Standard external condoms can also be used during oral sex and anal sex activity, either in their original cylindrical shape or crafted into a dental dam. While use for oral sex is a less common, it is absolutely safe. Furthermore, ONE® Condoms recently became the first condom brand to be approved by the Food and Drug Administration (FDA) for use during anal sex, and we’re very proud.
Lastly, there are so many different types of condoms for you to explore if you haven’t found a style or a brand that works for you. Of course, you may be familiar with standard external condoms, but truly that’s just the tip…of the iceberg. *wink* While the cost may vary, all of them offer dual protection to decrease the risk of unplanned pregnancy and STI transmission. Check out all the types of condoms here!
How Best to Avoid Negative Experiences with Condoms
The best way to ensure that your condom use experience is both effective and enjoyable is by following a handful of important tips and tricks. Check them out below:
- Do your due diligence. Before any sexual experience, it’s best to check the exterior of the condom wrapper and expiration date. This is for two reasons: 1) it helps find any damage to the exterior of the condom and 2) it ensures that the condom being used isn’t expired and is best suited to protect you and your partner(s). It’s best to discard and use a new condom if either case is true.
- Open with care. Avoid opening the condom with your teeth or with a pair of scissors. This may be more convenient, but it can also potentially lead to tears or damage to the condom inside, which in turn can lower the effectiveness of protection. If you think the condom is damaged, start with a fresh one.
- Pinch the tip and put it on/in. If you’re using external condoms (formerly, male condoms), condoms actually can’t be turned inside out, there is a correct side. A good way to determine this is by making sure that the reservoir tip looks more like a beanie, and not like a shower cap. Pinch the reservoir and roll the condom down your entire erected penis so it fits comfortably and snugly. Bonus: If you have foreskin, you might consider retracting a bit before rolling the condom down. If you’re using internal condoms (formerly, female condoms), make sure you pinch the plastic ring and insert slowly, ensuring that some of the open end of the condom remains outside with a little slack.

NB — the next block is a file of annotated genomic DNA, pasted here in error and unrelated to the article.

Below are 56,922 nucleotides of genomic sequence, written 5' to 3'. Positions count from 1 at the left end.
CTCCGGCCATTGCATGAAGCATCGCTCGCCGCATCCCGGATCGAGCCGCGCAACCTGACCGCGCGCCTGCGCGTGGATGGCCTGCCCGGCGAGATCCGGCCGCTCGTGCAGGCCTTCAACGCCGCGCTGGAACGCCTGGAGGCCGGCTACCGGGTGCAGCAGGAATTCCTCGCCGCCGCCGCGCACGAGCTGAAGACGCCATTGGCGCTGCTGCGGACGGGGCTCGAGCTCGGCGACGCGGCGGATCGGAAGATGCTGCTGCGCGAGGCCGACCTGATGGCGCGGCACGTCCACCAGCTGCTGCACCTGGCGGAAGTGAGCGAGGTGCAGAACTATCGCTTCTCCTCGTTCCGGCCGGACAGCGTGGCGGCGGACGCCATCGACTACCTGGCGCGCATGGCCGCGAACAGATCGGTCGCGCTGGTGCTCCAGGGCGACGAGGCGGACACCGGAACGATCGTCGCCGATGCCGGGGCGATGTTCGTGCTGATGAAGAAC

- Be liberal with the lube. We strongly recommend using lube to enhance your sexual experience. Lube will make everything slippery and smooth and will help avoid breakage through friction. Word to the wise - you want to make sure you use water or silicone based lubricant, as oil based lubricants can damage the latex and decrease the effectiveness of the condom.
- Tie off and avoid spillage. Following what we hope is an amazing sexual experience, we recommend slowly rolling the condom down or pulling the condom out, being careful not to spill. You might tie off the condom to be extra sure. Make sure you discard in a safe place like a bathroom trash can. Do not reuse, though!
- Better safe than sorry. If for some reason the condoms breaks or appears damaged, you may be at risk of pregnancy or transmitting or contracting a sexually transmitted infection (STI). Feel free to discard the damaged condom and start with a fresh one. If you’re worried about STI transmission, you can pursue immediate action, including emergency contraception and STI testing. If you need more information on those options, please check out our post here.